The iGP held a Green Camp for its Political Affairs Committee (PAC) members a few weeks ago. Being his brainchild, Michael’s involvement was crucial to its success. “The idea was first raised in answer to questions about how people in India would support us when they don’t even know about Green politics,” he says. Michael had attended other training camps with NGOs like Greenpeace and others, and he knew an offline, interactive, engaging and relationship-building Green Camp, (which is part of his visualization of iGP’s Green Education Mission) would be the best way to attract, select and activate members, volunteers, supporters – even green leaders. “We have to be able to educate people,” says Michael. “The participants presented training on various topics starting with Understanding Human Values, Ethics, Principles, Responsibility & Justice, Developing Scientific, Critical, Logical, Rational and Unbiased Thinking which is essential to understand the Six Green Principles, be able to make the right decisions, choices and be Green. This is followed by the history of the Greens, the important, urgent need for Green politics now, even the latest science of climate change, and the causes of this great loss and damage India is experiencing, right now.”
They also presented sessions on the principles of nonviolent direct action. “We realised that we needed two types of Green Camps: one for grassroots education, recruiting members and volunteers, and the other for the training and induction process of our Office Bearers with a more rich and detailed syllabus, as they have to be fully green first and on the same page as us. Only then could we expect others to be green,” Michael explains. “We needed to be sure that both our prospective Green Party members and Office Bearers were made welcome and to feel part of the family. As this green camp was held for PAC members, there was in-house training, inspiring the membership, motivating them to be more committed. Bringing them into our Green family so they understood how it all operated as one and how it’s different from other run-of-the-mill Parties. It was important for them to know we were all here to serve as activists and social workers and not politicians.”
COP26 should have been the end for coal, with a solid plan to transition out of fossil fuels. Instead, all that could be managed is a so-called ‘phase down’, which was proposed in the COP plenary by India’s right-wing government. The India Greens Party was most disappointed at that dramatic last-minute watering down of the ‘Glasgow Pact’. The iGP was also disappointed that the Indian Government never actually signed the British PM’s proposal to stop deforestation by 2030.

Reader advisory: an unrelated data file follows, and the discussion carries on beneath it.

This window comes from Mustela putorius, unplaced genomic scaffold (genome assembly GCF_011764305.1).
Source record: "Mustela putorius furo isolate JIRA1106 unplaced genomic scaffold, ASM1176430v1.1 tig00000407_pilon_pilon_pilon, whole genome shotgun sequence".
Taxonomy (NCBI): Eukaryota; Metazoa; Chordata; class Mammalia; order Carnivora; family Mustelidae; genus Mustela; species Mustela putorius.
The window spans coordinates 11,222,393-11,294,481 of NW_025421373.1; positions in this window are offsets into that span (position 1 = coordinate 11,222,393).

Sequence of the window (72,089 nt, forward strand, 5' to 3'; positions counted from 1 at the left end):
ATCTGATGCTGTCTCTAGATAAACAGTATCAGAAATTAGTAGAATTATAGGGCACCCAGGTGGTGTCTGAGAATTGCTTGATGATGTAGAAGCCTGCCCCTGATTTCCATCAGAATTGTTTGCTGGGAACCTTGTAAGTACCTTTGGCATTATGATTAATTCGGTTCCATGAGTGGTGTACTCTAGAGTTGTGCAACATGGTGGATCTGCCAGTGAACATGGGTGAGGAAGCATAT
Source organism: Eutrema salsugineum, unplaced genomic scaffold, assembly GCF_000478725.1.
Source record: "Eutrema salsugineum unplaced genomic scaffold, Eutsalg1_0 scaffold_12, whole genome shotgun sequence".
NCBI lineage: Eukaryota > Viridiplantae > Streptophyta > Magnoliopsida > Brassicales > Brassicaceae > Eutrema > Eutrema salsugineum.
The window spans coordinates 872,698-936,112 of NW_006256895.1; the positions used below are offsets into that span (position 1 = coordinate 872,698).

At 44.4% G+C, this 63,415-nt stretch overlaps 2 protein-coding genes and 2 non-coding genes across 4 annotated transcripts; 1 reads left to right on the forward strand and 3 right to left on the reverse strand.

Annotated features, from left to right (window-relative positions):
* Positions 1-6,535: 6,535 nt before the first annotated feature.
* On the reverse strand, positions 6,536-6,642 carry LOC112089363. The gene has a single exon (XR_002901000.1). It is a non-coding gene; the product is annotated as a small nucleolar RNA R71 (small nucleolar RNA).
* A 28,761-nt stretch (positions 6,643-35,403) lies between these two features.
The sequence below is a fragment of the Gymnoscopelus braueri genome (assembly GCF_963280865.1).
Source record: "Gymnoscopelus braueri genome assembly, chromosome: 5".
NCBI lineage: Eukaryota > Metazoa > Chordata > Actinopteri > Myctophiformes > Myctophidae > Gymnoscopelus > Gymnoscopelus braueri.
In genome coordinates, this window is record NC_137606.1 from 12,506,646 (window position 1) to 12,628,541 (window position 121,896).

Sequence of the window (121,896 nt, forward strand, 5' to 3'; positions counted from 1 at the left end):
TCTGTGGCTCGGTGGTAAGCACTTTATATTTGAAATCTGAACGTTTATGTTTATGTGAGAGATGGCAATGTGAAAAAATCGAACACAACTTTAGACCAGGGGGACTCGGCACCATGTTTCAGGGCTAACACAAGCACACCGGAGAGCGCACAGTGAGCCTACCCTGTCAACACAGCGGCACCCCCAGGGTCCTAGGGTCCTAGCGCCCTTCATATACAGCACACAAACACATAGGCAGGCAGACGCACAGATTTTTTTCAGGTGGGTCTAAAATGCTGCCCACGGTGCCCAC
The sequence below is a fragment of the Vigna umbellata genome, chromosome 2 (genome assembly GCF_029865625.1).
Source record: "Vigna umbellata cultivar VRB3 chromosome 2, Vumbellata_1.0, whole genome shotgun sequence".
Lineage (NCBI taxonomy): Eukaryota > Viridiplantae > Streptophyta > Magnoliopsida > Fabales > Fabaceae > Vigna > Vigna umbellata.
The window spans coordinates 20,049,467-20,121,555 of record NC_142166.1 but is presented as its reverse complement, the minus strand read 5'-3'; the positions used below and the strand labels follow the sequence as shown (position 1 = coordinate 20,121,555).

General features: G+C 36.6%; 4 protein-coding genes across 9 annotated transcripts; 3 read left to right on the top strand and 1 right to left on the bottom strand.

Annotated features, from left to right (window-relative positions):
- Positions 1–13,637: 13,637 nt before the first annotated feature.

Politics is complicated in India. So many opinions and cultural elements. As one of the fastest-growing and influential Asia-Pacific Greens Federation member parties, the India Greens Party staged its National Convention a few short weeks ago. This was obviously an important occasion. “This was our second national convention,” explains Suresh. “Even though it was staged entirely virtually, our team is now very representative, inclusive and comprehensive. We have two Co-Presidents now, representing marginalised communities. One of them is quite young, and the other one is an experienced person — at gender parity, we have one woman and one man in charge, as was our dream. We have almost all sections of society represented in the national executive.”
Suresh is particularly proud of the selection of the new executive and is happy to pass the baton to the new team. “We have the party’s footprints in 27 states and union territories of the country. Several of these are represented in the National Executive Committee — all very intelligent people, with solid green commitments, and who can think outside their space,” he says. “In 2024, we will be fielding candidates in the National Parliament. Before that, we will field candidates in the State Assemblies. Be assured, we will be a party to reckon with. That day is not far ahead!”